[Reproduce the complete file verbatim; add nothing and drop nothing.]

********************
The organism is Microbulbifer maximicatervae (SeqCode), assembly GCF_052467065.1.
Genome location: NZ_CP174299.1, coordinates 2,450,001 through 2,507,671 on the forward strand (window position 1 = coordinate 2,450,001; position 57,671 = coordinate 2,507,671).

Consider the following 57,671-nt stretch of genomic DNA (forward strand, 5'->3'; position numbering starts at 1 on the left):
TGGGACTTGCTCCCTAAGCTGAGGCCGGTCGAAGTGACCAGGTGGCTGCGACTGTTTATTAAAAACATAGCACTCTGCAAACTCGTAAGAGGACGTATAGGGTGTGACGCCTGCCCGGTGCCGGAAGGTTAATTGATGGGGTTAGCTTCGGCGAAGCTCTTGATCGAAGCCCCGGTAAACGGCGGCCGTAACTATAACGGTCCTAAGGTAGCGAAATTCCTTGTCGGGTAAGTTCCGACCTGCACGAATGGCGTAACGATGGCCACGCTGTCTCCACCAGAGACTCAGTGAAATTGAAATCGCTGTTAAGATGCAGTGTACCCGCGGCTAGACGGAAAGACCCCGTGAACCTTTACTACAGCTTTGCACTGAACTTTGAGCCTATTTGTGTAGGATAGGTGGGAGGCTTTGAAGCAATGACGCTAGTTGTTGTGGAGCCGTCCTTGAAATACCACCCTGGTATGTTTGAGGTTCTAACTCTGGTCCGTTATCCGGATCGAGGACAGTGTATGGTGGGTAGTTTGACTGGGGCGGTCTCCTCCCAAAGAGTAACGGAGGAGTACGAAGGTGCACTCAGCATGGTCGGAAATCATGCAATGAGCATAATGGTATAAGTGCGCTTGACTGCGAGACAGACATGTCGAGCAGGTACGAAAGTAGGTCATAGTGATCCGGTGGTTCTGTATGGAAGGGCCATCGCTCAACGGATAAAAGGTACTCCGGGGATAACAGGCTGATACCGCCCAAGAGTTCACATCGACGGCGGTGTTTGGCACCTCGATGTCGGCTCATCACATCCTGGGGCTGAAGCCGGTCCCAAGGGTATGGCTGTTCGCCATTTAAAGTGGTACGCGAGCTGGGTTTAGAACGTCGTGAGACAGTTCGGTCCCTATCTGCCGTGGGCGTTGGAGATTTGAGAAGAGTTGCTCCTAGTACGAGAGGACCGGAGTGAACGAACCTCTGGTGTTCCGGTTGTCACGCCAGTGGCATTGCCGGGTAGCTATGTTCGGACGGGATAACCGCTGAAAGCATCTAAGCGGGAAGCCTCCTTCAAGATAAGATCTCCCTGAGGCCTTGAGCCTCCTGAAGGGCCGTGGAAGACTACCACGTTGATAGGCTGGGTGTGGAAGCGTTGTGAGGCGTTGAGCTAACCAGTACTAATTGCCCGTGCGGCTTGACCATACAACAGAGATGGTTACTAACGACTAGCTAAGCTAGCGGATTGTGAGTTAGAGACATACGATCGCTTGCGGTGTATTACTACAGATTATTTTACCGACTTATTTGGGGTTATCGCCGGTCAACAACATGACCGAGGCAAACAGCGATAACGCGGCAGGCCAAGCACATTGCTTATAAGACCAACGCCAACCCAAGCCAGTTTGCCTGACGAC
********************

The organism is Microbulbifer maximicatervae (SeqCode), assembly GCF_052467065.1.
Genome location: NZ_CP174299.1, coordinates 2,450,001 through 2,507,671 on the forward strand (window position 1 = coordinate 2,450,001; position 57,671 = coordinate 2,507,671).

Consider the following 57,671-nt stretch of genomic DNA (forward strand, 5'->3'; position numbering starts at 1 on the left):
TGGGACTTGCTCCCTAAGCTGAGGCCGGTCGAAGTGACCAGGTGGCTGCGACTGTTTATTAAAAACATAGCACTCTGCAAACTCGTAAGAGGACGTATAGGGTGTGACGCCTGCCCGGTGCCGGAAGGTTAATTGATGGGGTTAGCTTCGGCGAAGCTCTTGATCGAAGCCCCGGTAAACGGCGGCCGTAACTATAACGGTCCTAAGGTAGCGAAATTCCTTGTCGGGTAAGTTCCGACCTGCACGAATGGCGTAACGATGGCCACGCTGTCTCCACCAGAGACTCAGTGAAATTGAAATCGCTGTTAAGATGCAGTGTACCCGCGGCTAGACGGAAAGACCCCGTGAACCTTTACTACAGCTTTGCACTGAACTTTGAGCCTATTTGTGTAGGATAGGTGGGAGGCTTTGAAGCAATGACGCTAGTTGTTGTGGAGCCGTCCTTGAAATACCACCCTGGTATGTTTGAGGTTCTAACTCTGGTCCGTTATCCGGATCGAGGACAGTGTATGGTGGGTAGTTTGACTGGGGCGGTCTCCTCCCAAAGAGTAACGGAGGAGTACGAAGGTGCACTCAGCATGGTCGGAAATCATGCAATGAGCATAATGGTATAAGTGCGCTTGACTGCGAGACAGACATGTCGAGCAGGTACGAAAGTAGGTCATAGTGATCCGGTGGTTCTGTATGGAAGGGCCATCGCTCAACGGATAAAAGGTACTCCGGGGATAACAGGCTGATACCGCCCAAGAGTTCACATCGACGGCGGTGTTTGGCACCTCGATGTCGGCTCATCACATCCTGGGGCTGAAGCCGGTCCCAAGGGTATGGCTGTTCGCCATTTAAAGTGGTACGCGAGCTGGGTTTAGAACGTCGTGAGACAGTTCGGTCCCTATCTGCCGTGGGCGTTGGAGATTTGAGAAGAGTTGCTCCTAGTACGAGAGGACCGGAGTGAACGAACCTCTGGTGTTCCGGTTGTCACGCCAGTGGCATTGCCGGGTAGCTATGTTCGGACGGGATAACCGCTGAAAGCATCTAAGCGGGAAGCCTCCTTCAAGATAAGATCTCCCTGAGGCCTTGAGCCTCCTGAAGGGCCGTGGAAGACTACCACGTTGATAGGCTGGGTGTGGAAGCGTTGTGAGGCGTTGAGCTAACCAGTACTAATTGCCCGTGCGGCTTGACCATACAACAGAGATGGTTACTAACGACTAGCTAAGCTAGCGGATTGTGAGTTAGAGACATACGATCGCTTGCGGTGTATTACTACAGATTATTTTACCGACTTATTTGGGGTTATCGCCGGTCAACAACATGACCGAGGCAAACAGCGATAACGCGGCAGGCCAAGCACATTGCTTATAAGACCAACGCCAACCCAAGCCAGTTTGCCTGACGAC